I will protect your pensions. Nothing about your pension is going to change when I am governor. - Chris Christie, "An Open Letter to the Teachers of NJ" October, 2009

Thursday, September 19, 2013

The Shafting Of the American Teacher

Well, isn't this just lovely:

New Jersey teachers are returning to their classrooms this month with smaller pay increases than in previous years.
The state schools boards association said the average pay increase in settled contracts as of this past spring was about 2.25 percent for the 2013-14 school year. That’s down from 2.37 percent last year and half of the average pay hike of almost 4.5 percent five years ago, according to the association. [emphasis mine]
Ah, the good old days of 4.5% pay raises... when everyone else was getting more than that! The truth is that teacher pay in New Jersey has historically never kept pace with the rest of the workforce:

Look at that: less than 80% of the hourly wage of all statewide workers, down from about 93% back in 1990, before the jihad against educators began. The truth is that teachers have never enjoyed "big" raises:
Meanwhile, a look at data from several decades shows that while average teacher pay is higher than the average of all workers salaries -- everyone from landscapers to surgeons, for example -- it grew at a slower rate than all workers' pay grew.
Teachers average pay rose nearly 150 percent between 1985 and 2008.
The average wage for all workers in the state in 1985 was $21,107, according to state Department of Labor and Workforce Development data. The average pay for all workers in 2008, the last year currently available, was $55,282, an increase of 162 percent.
Overall, the rate of inflation over that same time period was 122 percent for an area including New York, Northern New Jersey and Pennsylvania. 
And Jersey, believe it or not, is one of the better states for teacher pay (of course, it's also one of the more expensive states in which to live). In North Carolina, the average teacher makes $45,933. If a that teacher tried to raise a family of five on that salary, they'd qualify for reduced price school lunches.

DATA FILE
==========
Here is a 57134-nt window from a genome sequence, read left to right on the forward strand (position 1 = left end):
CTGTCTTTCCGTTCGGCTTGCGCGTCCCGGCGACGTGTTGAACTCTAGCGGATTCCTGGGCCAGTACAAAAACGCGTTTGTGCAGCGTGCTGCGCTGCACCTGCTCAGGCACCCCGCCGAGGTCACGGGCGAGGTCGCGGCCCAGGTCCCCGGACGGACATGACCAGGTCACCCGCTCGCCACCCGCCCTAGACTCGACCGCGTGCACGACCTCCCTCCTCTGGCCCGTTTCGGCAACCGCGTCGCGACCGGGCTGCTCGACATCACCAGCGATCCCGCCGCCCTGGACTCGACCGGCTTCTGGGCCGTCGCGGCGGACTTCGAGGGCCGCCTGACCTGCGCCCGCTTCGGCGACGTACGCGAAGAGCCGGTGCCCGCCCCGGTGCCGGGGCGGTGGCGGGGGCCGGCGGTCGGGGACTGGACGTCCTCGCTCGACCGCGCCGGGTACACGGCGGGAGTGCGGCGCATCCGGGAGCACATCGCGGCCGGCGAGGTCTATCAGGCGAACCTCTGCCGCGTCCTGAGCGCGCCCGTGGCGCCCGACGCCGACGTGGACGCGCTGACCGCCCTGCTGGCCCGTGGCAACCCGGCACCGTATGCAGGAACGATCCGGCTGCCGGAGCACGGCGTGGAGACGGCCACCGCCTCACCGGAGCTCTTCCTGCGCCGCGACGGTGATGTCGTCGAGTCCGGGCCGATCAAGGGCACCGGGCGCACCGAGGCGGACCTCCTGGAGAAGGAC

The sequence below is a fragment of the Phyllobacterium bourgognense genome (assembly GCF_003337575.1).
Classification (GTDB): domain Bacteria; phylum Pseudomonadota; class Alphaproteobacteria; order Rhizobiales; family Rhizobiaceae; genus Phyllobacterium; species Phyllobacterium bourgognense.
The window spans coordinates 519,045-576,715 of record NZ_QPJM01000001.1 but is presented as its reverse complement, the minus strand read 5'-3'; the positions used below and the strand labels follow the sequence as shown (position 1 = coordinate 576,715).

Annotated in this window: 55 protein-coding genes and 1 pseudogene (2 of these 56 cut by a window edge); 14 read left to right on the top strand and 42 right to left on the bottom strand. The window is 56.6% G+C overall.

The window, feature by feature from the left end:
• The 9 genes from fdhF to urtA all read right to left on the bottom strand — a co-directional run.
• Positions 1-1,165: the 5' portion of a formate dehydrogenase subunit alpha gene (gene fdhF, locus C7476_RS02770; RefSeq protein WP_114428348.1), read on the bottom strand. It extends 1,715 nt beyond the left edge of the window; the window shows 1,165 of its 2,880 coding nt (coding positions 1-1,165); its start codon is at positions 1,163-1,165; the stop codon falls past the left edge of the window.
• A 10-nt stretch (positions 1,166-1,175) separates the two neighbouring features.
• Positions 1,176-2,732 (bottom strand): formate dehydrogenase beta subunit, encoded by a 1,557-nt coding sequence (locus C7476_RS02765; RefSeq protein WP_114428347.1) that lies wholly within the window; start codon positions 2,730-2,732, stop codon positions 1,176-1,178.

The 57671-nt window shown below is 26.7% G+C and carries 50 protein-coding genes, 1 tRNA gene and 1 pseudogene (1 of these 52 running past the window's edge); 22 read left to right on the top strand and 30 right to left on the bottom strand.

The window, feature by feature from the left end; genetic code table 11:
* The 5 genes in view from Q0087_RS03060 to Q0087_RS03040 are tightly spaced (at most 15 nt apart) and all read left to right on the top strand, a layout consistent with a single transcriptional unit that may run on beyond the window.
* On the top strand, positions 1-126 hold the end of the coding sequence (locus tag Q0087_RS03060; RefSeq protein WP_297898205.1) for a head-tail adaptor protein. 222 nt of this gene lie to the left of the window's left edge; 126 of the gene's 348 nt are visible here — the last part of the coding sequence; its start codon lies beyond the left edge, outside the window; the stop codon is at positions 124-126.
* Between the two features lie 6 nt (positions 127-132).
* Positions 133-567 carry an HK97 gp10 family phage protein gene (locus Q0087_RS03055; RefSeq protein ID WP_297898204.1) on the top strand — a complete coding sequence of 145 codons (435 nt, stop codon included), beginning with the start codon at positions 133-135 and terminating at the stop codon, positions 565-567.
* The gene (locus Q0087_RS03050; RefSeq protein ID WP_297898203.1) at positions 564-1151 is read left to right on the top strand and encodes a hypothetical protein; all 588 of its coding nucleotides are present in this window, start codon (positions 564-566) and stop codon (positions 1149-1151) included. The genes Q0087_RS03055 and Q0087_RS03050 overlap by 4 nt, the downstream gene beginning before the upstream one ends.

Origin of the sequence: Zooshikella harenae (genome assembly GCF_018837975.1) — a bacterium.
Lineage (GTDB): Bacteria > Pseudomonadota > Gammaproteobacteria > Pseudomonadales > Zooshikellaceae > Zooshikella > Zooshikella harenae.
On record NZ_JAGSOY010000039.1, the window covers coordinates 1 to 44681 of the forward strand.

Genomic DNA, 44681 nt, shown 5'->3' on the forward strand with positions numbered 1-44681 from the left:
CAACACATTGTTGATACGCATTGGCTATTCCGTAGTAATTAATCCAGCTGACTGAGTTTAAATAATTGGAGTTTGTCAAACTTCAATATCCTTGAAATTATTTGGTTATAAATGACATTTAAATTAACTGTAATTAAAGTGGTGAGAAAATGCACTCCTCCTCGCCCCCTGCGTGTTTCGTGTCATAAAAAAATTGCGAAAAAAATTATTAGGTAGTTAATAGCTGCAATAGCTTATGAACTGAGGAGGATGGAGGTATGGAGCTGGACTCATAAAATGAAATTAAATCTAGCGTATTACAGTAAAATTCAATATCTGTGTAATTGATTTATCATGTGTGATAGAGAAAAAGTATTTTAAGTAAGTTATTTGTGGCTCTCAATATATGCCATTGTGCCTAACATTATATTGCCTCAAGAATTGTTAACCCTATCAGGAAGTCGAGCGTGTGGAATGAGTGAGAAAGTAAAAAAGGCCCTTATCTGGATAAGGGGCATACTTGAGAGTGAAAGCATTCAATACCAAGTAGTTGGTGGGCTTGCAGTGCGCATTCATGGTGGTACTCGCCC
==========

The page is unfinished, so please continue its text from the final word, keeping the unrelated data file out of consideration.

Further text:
I should also point out that New Jersey teachers are paying more into their pensions and health insurance. This is Year 3 of the Pen-Ben law, and teacher contributions to health insurance at the same salary level are 50% higher this year than last. Pension contributions went up as well (and there's no plan in sight for how the state will meet the $5 billion pension obligation it will have in a few short years). So take home pay for New Jersey's teachers is actually decreasing, even when you add in the meager raises we are now getting.

Again: it's like this all over the country:
At the moment, the average teacher’s pay is on par with that of a toll taker or bartender. Teachers make 14 percent less than professionals in other occupations that require similar levels of education. In real terms, teachers’ salaries have declined for 30 years. The average starting salary is $39,000; the average ending salary — after 25 years in the profession — is $67,000. This prices teachers out of home ownership in 32 metropolitan areas, and makes raising a family on one salary near impossible.
The response to all this from the reformy right has been to point to merit pay. "Just pay the great teachers more!" they shout, neglecting to think the idea through: if every child deserves a great teacher, won't we have to pay every teacher more?

Given the meager merit pay raises in Washington and Newark, there's no reason to believe these schemes will lead to broad wage increases for teachers. Which means that teaching is increasingly becoming a dead-end, low-paid job with eroding benefits, little prestige, and capricious evaluation systems.

I, like millions of other educators across the country, love to teach. But I, like millions of other educators across the country, love my family even more.

Are we really going to ask teachers to choose between their careers and their families' financial well-being?


Albert Vargas said...

the answer is not more money but rather empowerment and innovation

ms-teacher said...

I would love to see an analysis on the pay superintendents receive and other district level administrators.